What Do Patients Expect
from Treatment for AN?

Young adult patients with anorexia nervosa (AN) have a reputation of being difficult to treat because of their reluctance to enter treatment and resistance to change; many often have very low expectations of recovery. Two Swedish eating disorders experts found very different results when they asked a group of potential AN patients about their expectations of treatment (J Multidiscip Heathc 2012; 5: 169).

Drs. Gunilla Paulson-Karlsson and Lauri Nevonen of the Anorexia-Bulimia Unit at Queen Silvia Children’s Hospital, Göteborg, and Örebro University, Örebro, Sweden, asked a group of women who were on a waiting list for treatment for AN a number of questions about their expectations of treatment for their disorder. The women were young adults between 18 and 25 years of age, and were seeking help for anorexic problems after being referred by the health services. The women were first contacted by telephone and briefly informed about the study, and were then asked to participate in an interview study at the eating disorder unit; 15 agreed.

The mean age of those who participated in the study was 21.7 years (range: 15 years to 19.6 years) and the mean body mass index (BMI) was 17.2 kg/m2. The women reported having symptoms for from 1 to 10 years (mean: 4.86 years). The women’s treatment expectations fell into three main categories: treatment content, treatment professionals, and treatment focus.

One of the main findings by the authors was that all participants expressed various expectations of reducing AN symptoms, getting help, and then getting well. Their expressed motivation pointed to a positive attitude toward attending treatment sessions and an intention to recover from the disorder. This contrasted with a more common impression that motivation is low among eating disorder patients in general in general and AN patients in particular, especially at the beginning of treatment. Many patients view their illness as a chronic condition with negative physical and psychological consequences, and have low expectations of recovery. In the authors’ study, however, the 15 participants stated positive and hopeful expectations at the time of their first interview, and had a high degree of confidence that they would receive good care, have fewer negative physical and psychological symptoms, and that they would recover. The authors are quick to add that expressed motivation before assessment treatment cannot indicate what the motivation to change their eating behavior will be once they are in treatment.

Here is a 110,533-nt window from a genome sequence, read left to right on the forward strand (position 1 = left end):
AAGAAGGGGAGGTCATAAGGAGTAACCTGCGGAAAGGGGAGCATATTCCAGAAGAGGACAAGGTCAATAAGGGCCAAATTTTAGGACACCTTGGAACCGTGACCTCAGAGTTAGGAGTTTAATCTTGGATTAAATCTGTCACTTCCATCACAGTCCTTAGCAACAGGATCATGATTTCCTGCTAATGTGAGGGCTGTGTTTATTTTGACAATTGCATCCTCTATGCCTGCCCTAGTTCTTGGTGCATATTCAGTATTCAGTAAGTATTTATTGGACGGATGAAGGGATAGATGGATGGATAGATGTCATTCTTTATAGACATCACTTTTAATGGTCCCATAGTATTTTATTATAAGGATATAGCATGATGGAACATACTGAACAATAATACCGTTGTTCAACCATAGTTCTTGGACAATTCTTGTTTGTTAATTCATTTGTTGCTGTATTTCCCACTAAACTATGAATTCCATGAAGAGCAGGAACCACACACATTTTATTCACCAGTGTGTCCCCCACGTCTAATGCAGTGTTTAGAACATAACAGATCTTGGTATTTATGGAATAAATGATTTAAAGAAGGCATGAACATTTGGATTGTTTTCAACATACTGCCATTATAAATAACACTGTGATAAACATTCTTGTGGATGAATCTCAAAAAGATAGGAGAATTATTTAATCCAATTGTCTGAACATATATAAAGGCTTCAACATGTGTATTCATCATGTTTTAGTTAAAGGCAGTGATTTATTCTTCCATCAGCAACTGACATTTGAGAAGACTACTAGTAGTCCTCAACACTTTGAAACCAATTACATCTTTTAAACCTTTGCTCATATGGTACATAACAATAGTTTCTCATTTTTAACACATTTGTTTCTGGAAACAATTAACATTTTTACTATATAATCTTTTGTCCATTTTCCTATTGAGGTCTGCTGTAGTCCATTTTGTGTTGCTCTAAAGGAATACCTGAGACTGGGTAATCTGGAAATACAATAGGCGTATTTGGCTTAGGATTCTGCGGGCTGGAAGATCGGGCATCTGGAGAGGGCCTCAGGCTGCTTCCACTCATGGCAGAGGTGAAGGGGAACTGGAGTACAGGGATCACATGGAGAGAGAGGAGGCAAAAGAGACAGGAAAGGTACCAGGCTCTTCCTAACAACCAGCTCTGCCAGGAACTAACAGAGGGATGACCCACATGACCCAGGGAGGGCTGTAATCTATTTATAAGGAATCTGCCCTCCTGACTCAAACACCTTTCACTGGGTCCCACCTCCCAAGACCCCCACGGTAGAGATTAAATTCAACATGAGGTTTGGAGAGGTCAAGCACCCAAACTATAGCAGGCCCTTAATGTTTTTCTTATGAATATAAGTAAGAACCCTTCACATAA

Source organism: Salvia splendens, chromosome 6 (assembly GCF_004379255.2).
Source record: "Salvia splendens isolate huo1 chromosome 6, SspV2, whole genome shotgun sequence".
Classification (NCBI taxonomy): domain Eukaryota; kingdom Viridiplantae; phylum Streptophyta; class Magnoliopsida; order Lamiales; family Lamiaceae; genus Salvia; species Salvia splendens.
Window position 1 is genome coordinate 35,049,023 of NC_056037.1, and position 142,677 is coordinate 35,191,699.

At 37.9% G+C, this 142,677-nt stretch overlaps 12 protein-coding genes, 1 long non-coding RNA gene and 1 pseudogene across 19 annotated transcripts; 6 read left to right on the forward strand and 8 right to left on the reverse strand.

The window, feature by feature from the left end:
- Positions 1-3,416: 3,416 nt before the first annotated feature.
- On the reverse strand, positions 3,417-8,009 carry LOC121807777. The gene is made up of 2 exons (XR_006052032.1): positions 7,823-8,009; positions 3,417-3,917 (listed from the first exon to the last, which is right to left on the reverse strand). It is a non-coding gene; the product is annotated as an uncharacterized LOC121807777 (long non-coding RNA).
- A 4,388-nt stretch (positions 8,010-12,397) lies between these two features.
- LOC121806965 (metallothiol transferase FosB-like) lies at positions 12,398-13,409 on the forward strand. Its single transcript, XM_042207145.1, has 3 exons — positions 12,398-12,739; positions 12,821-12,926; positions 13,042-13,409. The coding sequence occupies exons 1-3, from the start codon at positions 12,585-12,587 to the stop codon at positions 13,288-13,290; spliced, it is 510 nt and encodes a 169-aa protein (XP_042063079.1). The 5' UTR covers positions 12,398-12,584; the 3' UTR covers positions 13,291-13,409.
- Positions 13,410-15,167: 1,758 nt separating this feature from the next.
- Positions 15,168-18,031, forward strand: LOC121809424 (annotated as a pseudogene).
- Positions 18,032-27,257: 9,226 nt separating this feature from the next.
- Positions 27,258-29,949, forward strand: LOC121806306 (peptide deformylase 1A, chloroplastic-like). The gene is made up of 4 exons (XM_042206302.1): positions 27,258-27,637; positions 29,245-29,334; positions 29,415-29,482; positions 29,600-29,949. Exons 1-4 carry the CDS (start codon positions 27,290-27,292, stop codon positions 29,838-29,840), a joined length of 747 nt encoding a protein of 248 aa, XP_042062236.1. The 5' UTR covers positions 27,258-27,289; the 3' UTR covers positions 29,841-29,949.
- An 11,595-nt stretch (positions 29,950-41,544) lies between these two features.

The prospective patients also expected to be rated professionally by a person with knowledge and experience with eating disorders. Many expect to get adequate information and to be able to ask questions about how treatment works. They felt they needed support and help during the process from their family and friends. They expressed a strong desire to get well so they can work and study and to have changes in their lives that will help them have “normal” lives. They also expected and preferred to be treated by an eating disorders specialist.

Applications in clinical care

Drs. Paulson-Karlsson and Nevonen felt that the overly positive expectations expressed by these potential patients could be partly attributed to the fact that 8 of the women contacted the eating disorders unit on their own, and 3 had previous treatment experience. They were young adults with negative experiences of the disease affecting their everyday life and relationships with friends and family. Thus, they may have had a certain level of motivation to seek help and belief there is still hope of recovering from AN and leading a normal life.

The results of their study may have some implications for clinical work, say the authors. In clinical work, patients’ expectations can be discussed at the beginning of treatment, and continually thereafter, to reveal any discrepancies and to negotiate treatment goals, which could enhance the therapeutic relationship. The authors also suggest that patients might be assigned the task of writing a list of their expectations at the start of treatment and, as therapy proceeds, the patient’s experiences of both the treatment and working with the therapist will most likely have an impact on the patient’s expectations. A short questionnaire might also be used to map AN patients’ expectations before treatment. This would be a quantitative validation of current qualitative results, and together the results could form the basis for assessments of expectations in clinical work—the questionnaire could be used to examine all patients’ expectations in order to find similarities and differences linked to eating disorder symptoms.